"When you come see us on Christmas Eve will you please bring us some little toy ducks and chickens for a present, also a canvas stocking like you brought us last year."
A letter that dates back an impressive 120 years was recently discovered in England.
The letter was written by a Victorian girl and is dated Dec. 2, 1898, according to the BBC.
That little girl is identified as five-year-old Marjorie from Eastbourne, a small resort town on the southeast coast of England — just about 80 miles south of London.
In the letter, Marjorie asked for a number of presents from Santa. Items on her wishlist included a piece of ribbon and a ball for her cat, KittyKins, toy ducks and chickens, and a canvas stocking.
The letter is currently on display at the Whirligig Toys shop on Sun Street in Canterbury.
The letter was found inside a book that was donated to an Oxfam charity thrift store in Eastbourne in 1999. Whirligig Toys shop assistant Lily Birchall says that her father is the one that made the initial letter discovery.
Marjorie’s full letter, according to Whirligig Toys, reads as follows:
“Dear Father Christmas,
“When you come to see us on Christmas Eve will you please bring us some little toy ducks and chickens for a present, also a canvas stocking like you brought us last year. You will see an extra stocking hanging up this time, it is for KittyKins she would like a piece of ribbon and a ball in hers.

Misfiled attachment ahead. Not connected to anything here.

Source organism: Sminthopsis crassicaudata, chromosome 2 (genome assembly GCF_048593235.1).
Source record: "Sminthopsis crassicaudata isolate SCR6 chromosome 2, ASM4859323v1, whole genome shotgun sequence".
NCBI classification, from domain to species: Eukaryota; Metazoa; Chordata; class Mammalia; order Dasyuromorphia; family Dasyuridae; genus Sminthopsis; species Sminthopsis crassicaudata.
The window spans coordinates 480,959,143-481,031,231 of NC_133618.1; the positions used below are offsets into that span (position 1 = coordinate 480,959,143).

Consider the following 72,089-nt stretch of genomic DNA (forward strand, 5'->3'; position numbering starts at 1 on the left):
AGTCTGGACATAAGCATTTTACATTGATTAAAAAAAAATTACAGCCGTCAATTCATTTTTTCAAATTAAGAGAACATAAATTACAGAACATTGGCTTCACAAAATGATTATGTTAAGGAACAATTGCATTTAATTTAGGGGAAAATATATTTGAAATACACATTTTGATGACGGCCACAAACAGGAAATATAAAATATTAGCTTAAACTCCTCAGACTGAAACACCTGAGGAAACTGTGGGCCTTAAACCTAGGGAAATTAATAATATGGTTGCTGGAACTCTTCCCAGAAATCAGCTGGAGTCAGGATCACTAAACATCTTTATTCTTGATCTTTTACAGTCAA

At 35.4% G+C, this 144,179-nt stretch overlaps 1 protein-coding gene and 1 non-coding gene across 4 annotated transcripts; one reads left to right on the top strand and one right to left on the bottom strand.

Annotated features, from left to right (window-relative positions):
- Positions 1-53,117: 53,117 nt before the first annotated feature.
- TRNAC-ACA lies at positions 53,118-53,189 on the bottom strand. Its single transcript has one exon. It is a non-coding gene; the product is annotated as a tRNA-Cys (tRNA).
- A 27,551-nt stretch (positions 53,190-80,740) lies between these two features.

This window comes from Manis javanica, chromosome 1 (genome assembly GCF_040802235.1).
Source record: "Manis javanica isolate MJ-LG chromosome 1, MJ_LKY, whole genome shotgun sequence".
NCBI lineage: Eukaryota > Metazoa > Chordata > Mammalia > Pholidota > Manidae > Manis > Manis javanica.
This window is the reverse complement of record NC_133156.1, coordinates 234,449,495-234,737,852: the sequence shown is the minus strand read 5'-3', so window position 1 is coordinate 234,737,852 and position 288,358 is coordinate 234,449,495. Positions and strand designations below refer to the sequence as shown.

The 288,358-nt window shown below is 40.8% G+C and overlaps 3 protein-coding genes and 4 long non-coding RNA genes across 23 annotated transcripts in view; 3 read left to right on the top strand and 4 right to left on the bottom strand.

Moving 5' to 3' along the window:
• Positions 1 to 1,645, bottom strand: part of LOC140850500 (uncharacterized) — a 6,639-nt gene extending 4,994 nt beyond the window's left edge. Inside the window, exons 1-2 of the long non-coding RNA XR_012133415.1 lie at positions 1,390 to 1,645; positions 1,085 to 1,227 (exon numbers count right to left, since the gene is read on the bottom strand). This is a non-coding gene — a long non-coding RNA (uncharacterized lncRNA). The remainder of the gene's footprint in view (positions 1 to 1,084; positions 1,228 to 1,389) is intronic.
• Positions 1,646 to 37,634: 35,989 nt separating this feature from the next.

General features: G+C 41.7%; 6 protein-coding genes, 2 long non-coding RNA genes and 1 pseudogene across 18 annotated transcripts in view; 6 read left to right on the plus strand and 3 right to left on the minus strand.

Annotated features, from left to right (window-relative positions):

“With love and kisses from us both
“Your Loving Marjorie.”
Birchall knew that when her father told her about the discovery that she wanted to incorporate the letter into the toy store’s Christmas display.
“When I was asked to design and create a Christmas window display, I knew exactly what I wanted to do – a traditional post office sorting room, incorporating this gorgeous letter,” said Birchall. “We have even made a post box inside the shop so children can post their own letters to Santa.”
Writing letters to Santa has been a Christmas tradition for a number of generations. But some of the earliest communications with Santa weren’t to him, but rather from him.
Santa Claus was actually once viewed as more of a disciplinary figure than an amicable old man in the early 19th century. Parents would write letters to their kids addressed from Santa, where they would go over the kind’s behavior over the past year.
Sometime in the mid-19th century, this tradition shifted, and in 1879, cartoonist Thomas Nast created the first known image of someone using the U.S. mail system to write to Santa Claus, published in Harper’s Weekly.
Now, of course, post offices around the world receive hundreds upon thousands of letters to Santa. This 120-year-old example of one such letter proves that the tradition for children was alive and well even over a century ago.
“It’s so innocent and it’s what Christmas really should be about, small gifts and the real sense of magic and believing,” said Birchall.